"To surrender to ignorance and call it God has always been premature, and it remains premature today."

- Isaac Asimov

"The chief characteristic of the religion of science is that it works."

- Isaac Asimov

"Operationally, God is beginning to resemble not a ruler but the last fading smile of a cosmic Cheshire cat."

- Julian Huxley



How do science and the Bible compare?
1) an alternative to religion?


"I have a foundational belief in the Bible as the Word of God, written by men who were inspired. I study the Bible daily." 1

- Sir Isaac Newton

"No, our science is no illusion. But an illusion it would be to suppose that what science cannot give us we can get elsewhere."

- Sigmund Freud

5.1 Is science an alternative to religion?

Christians believe the universe to be a product of divine origin. This belief proceeds primarily from the resurrection of Jesus and the historical testimony of the Bible. Atheism, by contrast, denies the certainty of any supernatural origin or divine influence in the world. Atheistic belief is based upon the premise that God has not been proven to exist, and upon a purely empirical interpretation of the natural world. However, both Christians and atheists employ science in support of their case.

So does science support the Bible or refute it? This is not a simple question and it will take many sections to address it fairly.

In brief, science is not an alternative to a Christian worldview, but merely a method of gathering information. Science is a method which is not in conflict with the Bible and can effectively and legitimately affirm the believability of the Bible. Science is often portrayed by secular thinking as a more rational alternative than belief in God. As such, science in this respect has actually become the dominant religion of modern American culture. Many scientists themselves held similarly lofty views of their profession one hundred years ago, but the scientific perspective has changed since then.

Beginning shortly after the advent of the twentieth-century, a paradigm shift in scientific thinking occurred. New observations about the universe were radically different from the comparatively simplistic beliefs previously held. These new perspectives on the nature of the universe were so different that much of the general populace then, and now, still viewed science and the universe through obsolete concepts.

To ensure that today's readers understand the position of science, the nature of science, and how those relate to the Bible, we will examine a brief history of the modern scientific perspective, a discourse on what exactly science is and is not, the track record of the accuracy and trustworthiness of the scientific method, and the scientific accuracy of the Bible.

5.2 The history of the modern scientific perspective.

-- FROM THE 1600'S

Between the late seventeenth-century and early nineteenth-century, history and historical precedent began to be viewed as less relevant to learning than reasoning and empiricism (the view that sensory experience is the only source of knowledge). One cause of this was the tremendous success of Isaac Newton's laws in predicting the behavior of objects in motion. The measurable efficiency of these laws gave great confidence to the concept of equivocating theories and formulae with actual facts and evidences. The effect this had on science graduated into completely new perspectives on the universe.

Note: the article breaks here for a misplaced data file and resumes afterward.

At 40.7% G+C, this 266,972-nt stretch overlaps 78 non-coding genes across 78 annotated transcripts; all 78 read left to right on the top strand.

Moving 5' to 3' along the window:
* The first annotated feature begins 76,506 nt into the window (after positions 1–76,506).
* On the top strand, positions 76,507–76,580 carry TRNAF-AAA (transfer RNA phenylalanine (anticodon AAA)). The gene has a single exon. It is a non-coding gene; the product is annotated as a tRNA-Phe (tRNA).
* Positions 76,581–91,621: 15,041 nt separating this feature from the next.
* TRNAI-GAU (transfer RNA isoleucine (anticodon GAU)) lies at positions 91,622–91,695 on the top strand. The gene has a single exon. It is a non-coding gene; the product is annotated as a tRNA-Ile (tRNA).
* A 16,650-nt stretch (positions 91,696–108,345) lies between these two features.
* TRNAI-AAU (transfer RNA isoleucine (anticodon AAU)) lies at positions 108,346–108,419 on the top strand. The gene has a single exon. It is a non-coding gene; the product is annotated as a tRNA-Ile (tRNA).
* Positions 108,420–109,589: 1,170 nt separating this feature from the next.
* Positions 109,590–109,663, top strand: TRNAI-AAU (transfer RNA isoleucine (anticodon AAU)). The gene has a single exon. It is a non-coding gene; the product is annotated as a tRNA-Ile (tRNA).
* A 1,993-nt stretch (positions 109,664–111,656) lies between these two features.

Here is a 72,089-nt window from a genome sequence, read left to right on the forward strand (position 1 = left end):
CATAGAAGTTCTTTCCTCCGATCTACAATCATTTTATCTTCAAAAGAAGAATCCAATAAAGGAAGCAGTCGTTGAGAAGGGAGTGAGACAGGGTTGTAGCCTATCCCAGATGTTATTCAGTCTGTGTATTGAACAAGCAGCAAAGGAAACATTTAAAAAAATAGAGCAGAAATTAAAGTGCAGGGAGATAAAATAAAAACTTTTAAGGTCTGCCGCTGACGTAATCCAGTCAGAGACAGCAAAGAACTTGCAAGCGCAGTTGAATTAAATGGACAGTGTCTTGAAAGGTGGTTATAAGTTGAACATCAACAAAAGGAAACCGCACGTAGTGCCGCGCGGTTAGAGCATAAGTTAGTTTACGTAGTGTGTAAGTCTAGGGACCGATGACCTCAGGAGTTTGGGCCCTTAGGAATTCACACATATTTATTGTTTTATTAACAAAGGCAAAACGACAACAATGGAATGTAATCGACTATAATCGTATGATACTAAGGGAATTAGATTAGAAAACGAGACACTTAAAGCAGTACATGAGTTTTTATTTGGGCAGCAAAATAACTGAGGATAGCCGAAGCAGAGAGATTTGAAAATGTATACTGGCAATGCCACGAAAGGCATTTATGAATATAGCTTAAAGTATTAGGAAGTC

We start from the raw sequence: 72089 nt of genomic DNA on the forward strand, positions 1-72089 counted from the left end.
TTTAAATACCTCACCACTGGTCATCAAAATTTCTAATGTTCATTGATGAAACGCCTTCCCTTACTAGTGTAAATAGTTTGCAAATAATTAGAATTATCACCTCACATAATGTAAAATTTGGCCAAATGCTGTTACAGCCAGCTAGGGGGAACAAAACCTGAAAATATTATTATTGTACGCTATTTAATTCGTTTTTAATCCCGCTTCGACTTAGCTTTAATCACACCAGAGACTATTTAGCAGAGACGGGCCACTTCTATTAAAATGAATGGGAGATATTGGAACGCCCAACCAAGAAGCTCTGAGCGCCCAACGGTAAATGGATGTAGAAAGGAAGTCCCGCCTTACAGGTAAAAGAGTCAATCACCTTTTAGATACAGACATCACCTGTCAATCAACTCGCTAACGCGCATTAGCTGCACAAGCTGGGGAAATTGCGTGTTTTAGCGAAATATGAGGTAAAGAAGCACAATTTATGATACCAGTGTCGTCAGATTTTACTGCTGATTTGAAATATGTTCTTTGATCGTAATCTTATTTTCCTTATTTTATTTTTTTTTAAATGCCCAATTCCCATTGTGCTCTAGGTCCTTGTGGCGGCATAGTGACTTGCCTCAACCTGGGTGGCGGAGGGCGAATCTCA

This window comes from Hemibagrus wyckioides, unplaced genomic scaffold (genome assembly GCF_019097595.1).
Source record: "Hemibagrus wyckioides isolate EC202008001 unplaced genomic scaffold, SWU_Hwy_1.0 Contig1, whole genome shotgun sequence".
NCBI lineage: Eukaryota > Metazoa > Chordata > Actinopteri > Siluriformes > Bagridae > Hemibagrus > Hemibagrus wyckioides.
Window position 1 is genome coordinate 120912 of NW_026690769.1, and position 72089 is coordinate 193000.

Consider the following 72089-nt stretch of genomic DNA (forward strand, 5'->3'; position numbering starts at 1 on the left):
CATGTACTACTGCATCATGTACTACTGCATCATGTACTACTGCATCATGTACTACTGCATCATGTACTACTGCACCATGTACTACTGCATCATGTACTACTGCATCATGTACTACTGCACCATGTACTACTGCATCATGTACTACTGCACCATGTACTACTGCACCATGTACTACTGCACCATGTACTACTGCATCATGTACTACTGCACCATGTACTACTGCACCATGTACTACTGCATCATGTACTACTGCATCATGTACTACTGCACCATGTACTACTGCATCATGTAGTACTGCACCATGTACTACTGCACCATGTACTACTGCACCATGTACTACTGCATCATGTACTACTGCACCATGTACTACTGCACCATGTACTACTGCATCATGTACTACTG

One major new perspective was called the philosophy of mechanism, or determinism. Determinism was the belief that the nature of the universe was like that of a giant machine. The universe was thought to be an enormous but fundamentally simple mechanism about which all events and characteristics could be determined with mathematics. The belief that everything could be so determined, and the belief that the universe was both unchanging and eternal, was sufficient confirmation for many skeptics that God did not exist. Their reasoning was as follows.


In the past, things or events in the universe that were unexplainable had often been attributed to be mysterious workings of God. If God is spirit and spirit is invisible, then God's workings must be equally invisible. Understanding them was his privilege alone.

The planets, for example, were restrained from flying out of their orbits by nothing other than his sheer will. But now, Newton's theories of mechanics explained the planets' motion and therefore, presumably, the universe. Charles Darwin's book Origin of Species, itself part cause/part effect of this new worldview, provided what some considered the first tangible basis for an alternative to the divine creation of life. Thus, belief in God was losing out among scientists, not by being disproved, but by a diminishing need to use divine intervention as an explanation of that which had previously been thought unexplainable.